Whether or not an addict enters recovery as a result of an intervention, a court mandate, or a personal choice, the important thing is that they get there, right? So started the post that appeared on the Malibu Beach Recovery Blog on October 10, 2010.
And so begins this post, also, to mark the beginning of Recovery Month 2013, in which the recovery community stops to recognize all those who have recovered and to draw attention to the help available. Calling attention to the month also keeps the topic of substance abuse in the public eye and hopefully leads to discussions on how we can educate people about the drug epidemic sweeping the country and educate the current generation on the perils of substance abuse.
Or, in the words of the campaign, “Recovery Month promotes the societal benefits of prevention, treatment, and recovery for mental and substance use disorders, celebrates people in recovery, lauds the contributions of treatment and service providers, and promotes the message that recovery in all its forms is possible. Recovery Month spreads the positive message that behavioral health is essential to overall health, that prevention works, treatment is effective and people can and do recover.”
In the 2010 post, I wrote about MRBC alumna Elizabeth, who took the first step for a better life by agreeing to treatment. Joan, too, has written about alumni, including Krissie Bergo and others that chose to walk through the door and do the hard work. In December 2011, Joan’s post about Julia (not her real name) who enrolled in MBRC courtesy of her Starbuck’s health insurance, was especially memorable.
While some MBRC alumni self-identified — especially at least two who accompanied Joan when she testified in front of governmental committees — but several clients chose to use a pseudonym, which speaks to the stigma associated with addiction, another reason to continue marking this month every year. Anyone can become addicted, yet many people cast harsh aspersions on those who do.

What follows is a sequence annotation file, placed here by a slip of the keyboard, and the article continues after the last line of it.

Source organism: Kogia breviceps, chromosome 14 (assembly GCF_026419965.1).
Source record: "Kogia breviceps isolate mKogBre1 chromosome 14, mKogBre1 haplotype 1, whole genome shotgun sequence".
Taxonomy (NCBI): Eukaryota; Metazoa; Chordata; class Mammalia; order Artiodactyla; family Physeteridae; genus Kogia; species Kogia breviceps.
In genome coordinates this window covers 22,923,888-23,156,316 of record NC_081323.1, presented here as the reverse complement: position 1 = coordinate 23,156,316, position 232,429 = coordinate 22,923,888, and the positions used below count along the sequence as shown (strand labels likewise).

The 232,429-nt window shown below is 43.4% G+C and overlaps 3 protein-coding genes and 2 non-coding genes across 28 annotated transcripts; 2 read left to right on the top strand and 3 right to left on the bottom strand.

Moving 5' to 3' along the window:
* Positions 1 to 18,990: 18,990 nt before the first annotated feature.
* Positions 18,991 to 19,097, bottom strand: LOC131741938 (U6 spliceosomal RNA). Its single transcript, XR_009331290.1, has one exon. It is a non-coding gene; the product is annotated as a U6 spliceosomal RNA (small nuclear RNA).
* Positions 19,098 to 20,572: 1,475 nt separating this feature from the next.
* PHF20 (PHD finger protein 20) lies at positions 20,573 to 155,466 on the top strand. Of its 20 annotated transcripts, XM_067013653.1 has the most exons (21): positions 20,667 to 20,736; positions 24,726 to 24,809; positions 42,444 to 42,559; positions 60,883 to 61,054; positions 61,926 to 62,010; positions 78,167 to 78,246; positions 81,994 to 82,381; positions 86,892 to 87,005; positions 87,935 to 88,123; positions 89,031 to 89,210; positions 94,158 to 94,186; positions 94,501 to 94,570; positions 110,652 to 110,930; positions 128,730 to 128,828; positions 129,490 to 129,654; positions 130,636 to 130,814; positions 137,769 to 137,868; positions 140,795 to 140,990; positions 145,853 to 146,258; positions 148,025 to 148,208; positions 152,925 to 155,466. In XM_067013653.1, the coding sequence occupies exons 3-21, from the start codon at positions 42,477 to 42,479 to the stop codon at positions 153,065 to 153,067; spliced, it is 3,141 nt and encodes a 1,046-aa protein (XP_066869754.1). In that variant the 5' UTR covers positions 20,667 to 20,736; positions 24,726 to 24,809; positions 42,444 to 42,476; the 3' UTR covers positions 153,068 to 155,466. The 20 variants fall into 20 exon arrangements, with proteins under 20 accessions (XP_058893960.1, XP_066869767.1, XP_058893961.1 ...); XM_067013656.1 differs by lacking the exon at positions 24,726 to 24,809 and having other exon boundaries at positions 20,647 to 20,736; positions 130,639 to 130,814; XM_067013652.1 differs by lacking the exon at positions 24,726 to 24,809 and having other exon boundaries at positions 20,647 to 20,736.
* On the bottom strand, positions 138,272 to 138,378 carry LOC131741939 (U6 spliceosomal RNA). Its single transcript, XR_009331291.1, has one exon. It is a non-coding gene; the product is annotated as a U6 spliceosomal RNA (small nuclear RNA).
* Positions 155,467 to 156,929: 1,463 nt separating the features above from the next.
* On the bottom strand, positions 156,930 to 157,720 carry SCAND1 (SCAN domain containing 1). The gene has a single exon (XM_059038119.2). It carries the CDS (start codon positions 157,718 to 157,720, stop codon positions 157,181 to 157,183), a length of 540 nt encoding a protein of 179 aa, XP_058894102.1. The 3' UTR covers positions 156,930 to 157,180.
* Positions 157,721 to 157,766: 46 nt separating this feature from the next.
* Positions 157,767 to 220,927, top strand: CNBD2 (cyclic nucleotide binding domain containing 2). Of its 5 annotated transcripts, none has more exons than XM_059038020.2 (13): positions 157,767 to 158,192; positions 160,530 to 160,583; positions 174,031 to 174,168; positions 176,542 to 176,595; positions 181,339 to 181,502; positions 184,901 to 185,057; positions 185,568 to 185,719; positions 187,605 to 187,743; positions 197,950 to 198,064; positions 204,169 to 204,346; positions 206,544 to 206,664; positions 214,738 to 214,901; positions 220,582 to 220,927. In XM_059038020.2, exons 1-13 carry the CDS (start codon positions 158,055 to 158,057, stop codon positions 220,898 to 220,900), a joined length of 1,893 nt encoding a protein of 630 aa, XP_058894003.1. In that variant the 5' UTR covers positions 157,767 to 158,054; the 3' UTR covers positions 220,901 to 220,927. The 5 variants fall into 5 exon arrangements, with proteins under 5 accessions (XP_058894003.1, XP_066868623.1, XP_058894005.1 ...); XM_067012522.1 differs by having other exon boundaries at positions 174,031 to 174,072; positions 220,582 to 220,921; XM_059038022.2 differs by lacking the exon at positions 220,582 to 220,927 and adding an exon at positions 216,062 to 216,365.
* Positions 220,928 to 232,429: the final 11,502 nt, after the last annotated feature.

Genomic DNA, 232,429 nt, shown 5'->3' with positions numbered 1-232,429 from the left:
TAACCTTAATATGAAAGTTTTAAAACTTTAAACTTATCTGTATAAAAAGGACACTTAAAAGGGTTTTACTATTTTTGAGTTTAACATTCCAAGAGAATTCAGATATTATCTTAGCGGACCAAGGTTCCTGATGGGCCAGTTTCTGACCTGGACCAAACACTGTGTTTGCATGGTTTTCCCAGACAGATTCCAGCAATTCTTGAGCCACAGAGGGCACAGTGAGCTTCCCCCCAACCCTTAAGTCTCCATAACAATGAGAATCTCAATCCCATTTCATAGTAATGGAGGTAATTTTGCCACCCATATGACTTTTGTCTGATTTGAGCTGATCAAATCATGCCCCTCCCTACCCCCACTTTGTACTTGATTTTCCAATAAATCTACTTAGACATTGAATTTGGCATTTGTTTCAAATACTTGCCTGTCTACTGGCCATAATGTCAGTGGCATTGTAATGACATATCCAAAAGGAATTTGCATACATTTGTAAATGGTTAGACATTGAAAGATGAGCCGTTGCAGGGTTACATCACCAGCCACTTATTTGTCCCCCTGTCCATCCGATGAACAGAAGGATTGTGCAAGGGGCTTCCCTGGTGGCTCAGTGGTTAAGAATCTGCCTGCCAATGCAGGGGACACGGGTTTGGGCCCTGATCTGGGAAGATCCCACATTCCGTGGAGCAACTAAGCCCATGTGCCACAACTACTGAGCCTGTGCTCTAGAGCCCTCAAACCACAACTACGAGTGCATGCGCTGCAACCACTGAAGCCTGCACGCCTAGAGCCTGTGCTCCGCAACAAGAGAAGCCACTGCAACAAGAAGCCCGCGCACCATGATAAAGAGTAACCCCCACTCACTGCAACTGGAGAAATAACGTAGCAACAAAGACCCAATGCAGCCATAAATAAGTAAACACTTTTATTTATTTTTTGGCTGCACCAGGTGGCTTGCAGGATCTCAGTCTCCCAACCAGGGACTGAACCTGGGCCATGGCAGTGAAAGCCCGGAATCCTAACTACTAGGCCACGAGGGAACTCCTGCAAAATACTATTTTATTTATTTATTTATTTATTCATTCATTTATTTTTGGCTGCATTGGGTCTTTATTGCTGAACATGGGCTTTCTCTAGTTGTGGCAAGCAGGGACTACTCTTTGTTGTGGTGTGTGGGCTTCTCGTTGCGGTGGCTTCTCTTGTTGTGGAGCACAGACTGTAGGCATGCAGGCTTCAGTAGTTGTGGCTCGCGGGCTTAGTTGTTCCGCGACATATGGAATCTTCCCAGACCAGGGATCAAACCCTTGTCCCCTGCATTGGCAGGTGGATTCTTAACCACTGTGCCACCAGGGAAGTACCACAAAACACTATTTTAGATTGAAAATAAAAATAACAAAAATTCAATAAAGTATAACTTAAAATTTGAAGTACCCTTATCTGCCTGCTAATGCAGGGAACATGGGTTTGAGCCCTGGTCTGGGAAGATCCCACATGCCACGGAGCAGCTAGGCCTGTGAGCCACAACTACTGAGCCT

The SAMHSA site promoting Recovery Month has a wealth of information on activities and events
taking place all over. You can learn about Recovery walks (the one in my state is highly publicized every year), there are banners and logos to add to personal websites and those of organizations, and there’s information on addiction and recovery, of course. I entered Malibu’s zipcode on one page to search for events, and seven came up. There’s a talk on the science of addiction treatment and another on how addiction affects the family, both by addiction experts. There was an open forum on the evolution of addiction treatment, and a walk for overdose awareness. (Unfortunately, both of the last two, and one other event, were pre-September, which is a problem.) The L.A. Dodgers will be marking the month during a game on September 10, which seems like a highlight. That’s part of what I saw just from entering one zipcode, and just to look for events. There is so much more on the site.
The campaign is truly comprehensive; there’s even a link to content in Spanish. (That’s so timely when The Partnership at Drugfree.org recently released information that “Hispanic teens are using drugs at alarmingly higher levels when compared to teens from other ethnic groups.”
For anyone who has had a family member embroiled in addiction, the topic is never far from mind. As I write, my leg is killing me. I have no idea what I did, I think it may be the result of yard work and bending the wrong way. When I think of muscle relaxers or pain pills, I decide to live with the pain for awhile longer. I’m not afraid I’ll get addicted, but just knowing the danger is enough of a deterrent. I don’t like the thought of drugs even though I know they can provide relief. I wonder how many people will cross that line today and start down the wrong path. Trying to keep even one person from doing that is also what Recovery Month is about.